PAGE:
But I think I've just been inspired for my lesson plan: have the students re-write the article in with a positive tone and reasonable sense of understanding.

Oh, and by the way, the text comes from a book titled The Xenophobe's Guide to the Americans published in London.

Thursday, February 3, 2011


So I had this whole post typed out about figuring out what to do with my life and finding my purpose blah blah blah.

But then it occurred to me: nobody really cares.

Besides, all I really want to tell you is that I have accomplished greatness this week.

No, I'm not talking about the all lessons I planned, I'm not talking about the fact that I sent off my first post-fulbright (but still not full time) job application. I'm not even referring to the amazing CV I put together.

No, no... All those things pale in comparison to my greatest achievement this week: kettle corn. I don't even mean that I found microwave kettle corn here (child's play) I'm talking, home made (popped?), sprinkled with love, stove top kettle corn!

Where did I get such amazing inspiration, you might ask. Well, Gemma and I have been to the movies a lot recently and when you order popcorn at the theater you get asked "salty or
sweet?" What a brilliant idea! So we usually get sweet, which led to me craving it outside the

theater as well.

So I turned to a trusted friend, one who is always there to answer my questions when I find myself groping in the dark for answers. Google. However, the best Google got me was "get a popcorn machine" and "just get microwave kettle corn."

I set out on my own, changing sugar amounts, adding it at different times, for four days, until finally - it was perfect!

Tuesday, February 1, 2011

a question of taste

For the most part I've never questioned Europe's (and yes, sorry, but I'm going to generalize a little bit here) taste in American entertainment. Movies and music tend to follow the same trends (except for the obvious void of hip-hop over here), all my students know Lady GaGa, Justin Bieber, Britney Spears, and they've all seen Avatar, Batman, Inception - although they problem saw them 3 months later, but that's not the point. And, for the most part, the selection of TV shows that have made it big over here aren't that bad either.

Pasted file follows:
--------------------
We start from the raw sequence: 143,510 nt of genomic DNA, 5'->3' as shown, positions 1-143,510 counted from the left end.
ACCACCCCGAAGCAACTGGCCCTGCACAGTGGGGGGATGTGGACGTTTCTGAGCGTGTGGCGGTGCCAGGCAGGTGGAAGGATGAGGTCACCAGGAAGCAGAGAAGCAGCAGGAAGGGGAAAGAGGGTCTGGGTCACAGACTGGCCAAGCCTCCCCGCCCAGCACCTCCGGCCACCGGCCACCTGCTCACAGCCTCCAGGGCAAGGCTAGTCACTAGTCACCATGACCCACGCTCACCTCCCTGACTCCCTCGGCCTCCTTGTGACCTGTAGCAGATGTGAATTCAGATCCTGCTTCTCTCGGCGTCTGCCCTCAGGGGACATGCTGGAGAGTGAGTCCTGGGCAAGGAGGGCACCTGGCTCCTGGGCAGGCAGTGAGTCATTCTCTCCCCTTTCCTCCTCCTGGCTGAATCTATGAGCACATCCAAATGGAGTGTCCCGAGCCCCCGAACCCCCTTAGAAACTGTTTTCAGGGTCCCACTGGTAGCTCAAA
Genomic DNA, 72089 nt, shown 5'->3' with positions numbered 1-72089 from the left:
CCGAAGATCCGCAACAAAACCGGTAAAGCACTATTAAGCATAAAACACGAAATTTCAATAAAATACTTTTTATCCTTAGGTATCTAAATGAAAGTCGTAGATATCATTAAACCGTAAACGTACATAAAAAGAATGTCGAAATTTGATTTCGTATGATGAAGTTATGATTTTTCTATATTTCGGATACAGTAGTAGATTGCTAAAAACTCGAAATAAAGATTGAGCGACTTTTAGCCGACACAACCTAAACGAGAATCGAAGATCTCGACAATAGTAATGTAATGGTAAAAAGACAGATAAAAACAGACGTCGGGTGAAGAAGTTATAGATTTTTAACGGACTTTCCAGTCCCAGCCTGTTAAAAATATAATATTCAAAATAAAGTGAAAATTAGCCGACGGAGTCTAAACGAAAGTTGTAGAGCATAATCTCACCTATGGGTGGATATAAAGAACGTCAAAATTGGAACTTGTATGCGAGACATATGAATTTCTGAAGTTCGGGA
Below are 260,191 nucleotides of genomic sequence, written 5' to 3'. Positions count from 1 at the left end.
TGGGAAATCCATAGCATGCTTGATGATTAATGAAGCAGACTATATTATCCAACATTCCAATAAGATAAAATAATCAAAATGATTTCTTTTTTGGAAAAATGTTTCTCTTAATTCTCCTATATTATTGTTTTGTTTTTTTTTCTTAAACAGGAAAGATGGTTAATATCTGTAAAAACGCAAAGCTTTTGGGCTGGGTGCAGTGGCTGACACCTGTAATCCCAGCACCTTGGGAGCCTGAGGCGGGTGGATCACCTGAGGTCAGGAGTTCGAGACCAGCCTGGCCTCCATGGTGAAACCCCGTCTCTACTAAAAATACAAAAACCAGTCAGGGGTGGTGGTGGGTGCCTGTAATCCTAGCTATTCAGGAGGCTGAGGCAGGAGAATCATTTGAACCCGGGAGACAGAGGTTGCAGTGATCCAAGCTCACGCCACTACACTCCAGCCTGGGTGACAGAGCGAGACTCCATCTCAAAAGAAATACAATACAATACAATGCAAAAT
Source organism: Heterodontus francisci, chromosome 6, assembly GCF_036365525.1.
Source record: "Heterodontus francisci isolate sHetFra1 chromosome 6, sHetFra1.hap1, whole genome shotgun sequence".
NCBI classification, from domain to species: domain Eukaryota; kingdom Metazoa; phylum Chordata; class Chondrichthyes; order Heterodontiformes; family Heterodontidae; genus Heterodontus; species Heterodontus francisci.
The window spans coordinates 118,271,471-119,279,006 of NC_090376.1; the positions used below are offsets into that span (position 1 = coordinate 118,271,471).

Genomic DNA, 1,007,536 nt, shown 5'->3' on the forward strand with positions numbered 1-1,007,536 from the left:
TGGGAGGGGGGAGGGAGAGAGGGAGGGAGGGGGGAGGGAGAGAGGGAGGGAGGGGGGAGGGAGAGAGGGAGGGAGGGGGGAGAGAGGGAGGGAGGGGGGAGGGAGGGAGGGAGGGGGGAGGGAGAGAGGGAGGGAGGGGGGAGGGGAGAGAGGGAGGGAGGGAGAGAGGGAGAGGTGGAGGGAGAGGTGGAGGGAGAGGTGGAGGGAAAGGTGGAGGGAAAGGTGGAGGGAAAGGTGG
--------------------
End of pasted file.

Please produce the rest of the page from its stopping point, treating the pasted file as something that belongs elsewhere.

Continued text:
It was the Europeans who introduced me to the gem How I Met Your Mother. You can find season upon season of Grey's Anatomy, Scrubs, and Friends at any DVD store. But for the life of me, I can NOT understand how in the world Two and a Half Men is such a huge phenomenon here! I'm talking bigger than the last season of LOST. Not a day goes by (pending me actually leaving my apartment) that I don't see or hear something about this show. Until I came to Germany, I had no idea it was even still on. But here it is everywhere, and I have yet to meet a German who does not like this show. Maybe we, as a nation, have misjudged this show. Maybe it deserves a return to primetime tv, a chance to work its way into our hearts... or, you know, maybe not.